In the first quarter of FY22, combined capex of 23 States rose by 15 per cent to ₹68,659 crore as against ₹59,344 crore in FY20. It is 62 per cent higher compared to pandemic-hit FY21. The Centre’s capex also rose by 55 per cent in Q1 FY22 vis-a-vis FY20.

Eleven States achieved the target set by the Finance Ministry and they qualified for additional borrowings to the tune of ₹15,721 crore. While this may be a welcome development, the overall number however masked a worrying part. Most of the high GDP States like Maharashtra, Tamil Nadu, Gujarat and Rajasthan failed to meet the target.

In Q2, even fewer States — only seven — met the target (of spending 40 per cent of Budgeted capex). High GSDP States like TN (27 per cent of the target), Maharashtra (14 per cent), Gujarat (33 per cent), UP (21 per cent) were still spending way below their target.

This is the reason Finance Minister chose to meet with States and understand their challenges when it comes to increasing capital expenditure. Her decision to release a month’s devolution in advance (₹95,082 crore as against ₹47,541 crore was released on November 22) was to leave enough cash in their hands so that they could ramp up the capex.

Uncertainties abound

But will the States change their approach? Some will but many may not, especially considering the uncertainty that the pandemic has created when it comes to revenue generation. Even though GST collections have risen sharply, it is not clear if it is due to pent-up demand or a sustained recovery. Also, it is too early to say if the Coronavirus has been vanquished.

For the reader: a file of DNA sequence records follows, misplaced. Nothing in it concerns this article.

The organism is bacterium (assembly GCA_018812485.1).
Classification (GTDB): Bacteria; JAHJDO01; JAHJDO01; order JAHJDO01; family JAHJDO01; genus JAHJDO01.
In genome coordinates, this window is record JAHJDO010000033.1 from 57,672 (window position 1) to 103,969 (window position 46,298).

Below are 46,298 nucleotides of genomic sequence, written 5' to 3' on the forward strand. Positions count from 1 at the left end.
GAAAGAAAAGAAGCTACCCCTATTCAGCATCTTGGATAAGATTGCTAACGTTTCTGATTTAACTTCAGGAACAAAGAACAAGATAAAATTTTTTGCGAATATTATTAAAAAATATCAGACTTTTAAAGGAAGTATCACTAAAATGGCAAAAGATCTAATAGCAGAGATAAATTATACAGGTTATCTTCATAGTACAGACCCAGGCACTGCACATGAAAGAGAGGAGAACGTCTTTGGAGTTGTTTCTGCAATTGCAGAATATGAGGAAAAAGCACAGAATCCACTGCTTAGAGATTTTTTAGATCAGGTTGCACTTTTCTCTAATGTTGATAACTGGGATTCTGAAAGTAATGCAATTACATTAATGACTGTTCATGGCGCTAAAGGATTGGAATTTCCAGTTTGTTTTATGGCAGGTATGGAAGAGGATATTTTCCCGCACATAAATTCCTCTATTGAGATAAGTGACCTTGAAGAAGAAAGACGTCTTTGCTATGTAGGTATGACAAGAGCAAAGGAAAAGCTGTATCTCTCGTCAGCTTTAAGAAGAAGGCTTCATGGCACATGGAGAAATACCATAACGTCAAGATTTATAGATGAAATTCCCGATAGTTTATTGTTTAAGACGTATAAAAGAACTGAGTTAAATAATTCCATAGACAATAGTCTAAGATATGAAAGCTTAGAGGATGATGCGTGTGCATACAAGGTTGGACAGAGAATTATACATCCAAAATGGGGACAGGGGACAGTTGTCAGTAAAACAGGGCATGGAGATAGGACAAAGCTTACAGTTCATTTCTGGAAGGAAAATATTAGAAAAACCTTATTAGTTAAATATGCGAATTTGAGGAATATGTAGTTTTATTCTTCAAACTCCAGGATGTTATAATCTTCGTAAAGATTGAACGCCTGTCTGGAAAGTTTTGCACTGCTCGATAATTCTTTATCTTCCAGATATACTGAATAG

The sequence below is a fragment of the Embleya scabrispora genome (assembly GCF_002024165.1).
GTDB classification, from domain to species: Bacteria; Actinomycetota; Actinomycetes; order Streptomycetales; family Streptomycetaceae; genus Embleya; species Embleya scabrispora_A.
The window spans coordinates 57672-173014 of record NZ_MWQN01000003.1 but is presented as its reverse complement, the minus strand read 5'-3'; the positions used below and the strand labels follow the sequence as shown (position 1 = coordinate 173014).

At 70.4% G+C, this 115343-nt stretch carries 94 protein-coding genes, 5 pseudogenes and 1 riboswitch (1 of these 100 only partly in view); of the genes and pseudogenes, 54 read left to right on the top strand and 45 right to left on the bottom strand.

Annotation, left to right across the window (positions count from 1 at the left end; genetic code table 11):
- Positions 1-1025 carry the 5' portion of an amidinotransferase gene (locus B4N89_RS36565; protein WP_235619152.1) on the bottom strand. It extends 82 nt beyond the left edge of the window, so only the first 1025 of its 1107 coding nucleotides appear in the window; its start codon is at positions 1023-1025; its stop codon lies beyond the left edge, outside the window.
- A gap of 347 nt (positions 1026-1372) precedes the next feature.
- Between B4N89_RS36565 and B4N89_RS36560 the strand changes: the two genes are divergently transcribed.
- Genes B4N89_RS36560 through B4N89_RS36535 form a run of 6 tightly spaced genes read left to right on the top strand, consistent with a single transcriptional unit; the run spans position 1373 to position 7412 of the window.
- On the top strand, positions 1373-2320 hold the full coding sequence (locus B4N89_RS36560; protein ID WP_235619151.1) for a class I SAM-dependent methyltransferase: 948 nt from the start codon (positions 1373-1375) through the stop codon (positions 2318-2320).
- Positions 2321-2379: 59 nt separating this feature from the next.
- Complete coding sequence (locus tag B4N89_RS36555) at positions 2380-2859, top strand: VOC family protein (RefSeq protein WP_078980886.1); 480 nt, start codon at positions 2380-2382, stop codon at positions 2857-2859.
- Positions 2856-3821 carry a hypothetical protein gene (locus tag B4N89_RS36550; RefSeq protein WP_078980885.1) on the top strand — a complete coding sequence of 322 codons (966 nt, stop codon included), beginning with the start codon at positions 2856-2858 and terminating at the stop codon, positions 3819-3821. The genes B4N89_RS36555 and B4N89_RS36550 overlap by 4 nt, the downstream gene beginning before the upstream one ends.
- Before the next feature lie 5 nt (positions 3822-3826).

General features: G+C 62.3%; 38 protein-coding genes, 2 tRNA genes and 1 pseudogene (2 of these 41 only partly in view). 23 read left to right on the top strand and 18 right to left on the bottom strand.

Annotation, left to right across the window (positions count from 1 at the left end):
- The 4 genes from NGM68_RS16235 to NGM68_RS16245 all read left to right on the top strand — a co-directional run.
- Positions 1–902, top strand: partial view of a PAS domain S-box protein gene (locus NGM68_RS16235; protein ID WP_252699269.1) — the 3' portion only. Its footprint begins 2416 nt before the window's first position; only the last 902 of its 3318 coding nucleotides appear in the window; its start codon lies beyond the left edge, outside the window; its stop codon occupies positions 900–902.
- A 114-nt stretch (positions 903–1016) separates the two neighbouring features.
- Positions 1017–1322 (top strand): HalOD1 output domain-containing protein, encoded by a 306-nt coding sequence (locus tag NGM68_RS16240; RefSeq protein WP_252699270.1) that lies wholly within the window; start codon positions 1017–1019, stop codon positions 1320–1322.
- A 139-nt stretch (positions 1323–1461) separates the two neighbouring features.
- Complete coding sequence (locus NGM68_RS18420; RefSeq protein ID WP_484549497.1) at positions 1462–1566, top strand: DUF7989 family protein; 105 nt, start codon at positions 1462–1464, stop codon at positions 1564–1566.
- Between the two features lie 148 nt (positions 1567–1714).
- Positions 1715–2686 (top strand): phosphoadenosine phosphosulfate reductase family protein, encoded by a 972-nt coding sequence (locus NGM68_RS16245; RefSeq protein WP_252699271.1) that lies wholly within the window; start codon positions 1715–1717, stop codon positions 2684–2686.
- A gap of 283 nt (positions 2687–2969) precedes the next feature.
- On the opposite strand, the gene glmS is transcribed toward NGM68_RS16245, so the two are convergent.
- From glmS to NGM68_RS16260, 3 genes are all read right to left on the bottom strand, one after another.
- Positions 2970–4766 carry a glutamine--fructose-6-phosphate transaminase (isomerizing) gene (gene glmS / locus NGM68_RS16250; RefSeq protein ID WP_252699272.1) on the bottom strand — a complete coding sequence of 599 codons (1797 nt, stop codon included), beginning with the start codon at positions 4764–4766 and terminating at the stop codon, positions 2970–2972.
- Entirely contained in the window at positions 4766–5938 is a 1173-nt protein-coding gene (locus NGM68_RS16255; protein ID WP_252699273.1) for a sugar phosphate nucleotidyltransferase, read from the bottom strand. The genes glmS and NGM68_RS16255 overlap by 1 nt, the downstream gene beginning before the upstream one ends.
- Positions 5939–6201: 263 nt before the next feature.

That many European countries are imposing total lockdown again is a reminder that India too could face possible economic disruptions in the future. Under the circumstances, States may want to wait and watch before ramping up capex. The Centre is better placed to spend more on capex as it gets revenue from various types of cess that are not shareable with the States.

That apart, for many States the additional borrowing is not an incentive. They are already heavily leveraged and would not want to add to the debt. They have no incentive to front-load capex given the uncertainties.

Also, Tamil Nadu, Andhra Pradesh, Sikkim and Manipur, have negative cash balance as of end-October. Front-loading of devolution will certainly help ease their cash flow but it is unclear if they will use it on capex or prefer to clear their pending revenue expenses.

An attempt to bring about a behavioural change on how capex is spent is a welcome move. The policy may meet with limited success now due to the pandemic and the uncertainties it has created in terms of revenue visibility. But the Centre should not lose heart. Better results will come as the economy recovers.

Going forward, both the Centre and the States should also focus on the quality of capex. Spending on roads, power plants, ports and airports generate better multiplier effect than investing in buildings. These changes are necessary if India has to escape its current moderate pace of economic expansion and post strong double digit GDP growth in a sustained manner in the future.


Published on November 25, 2021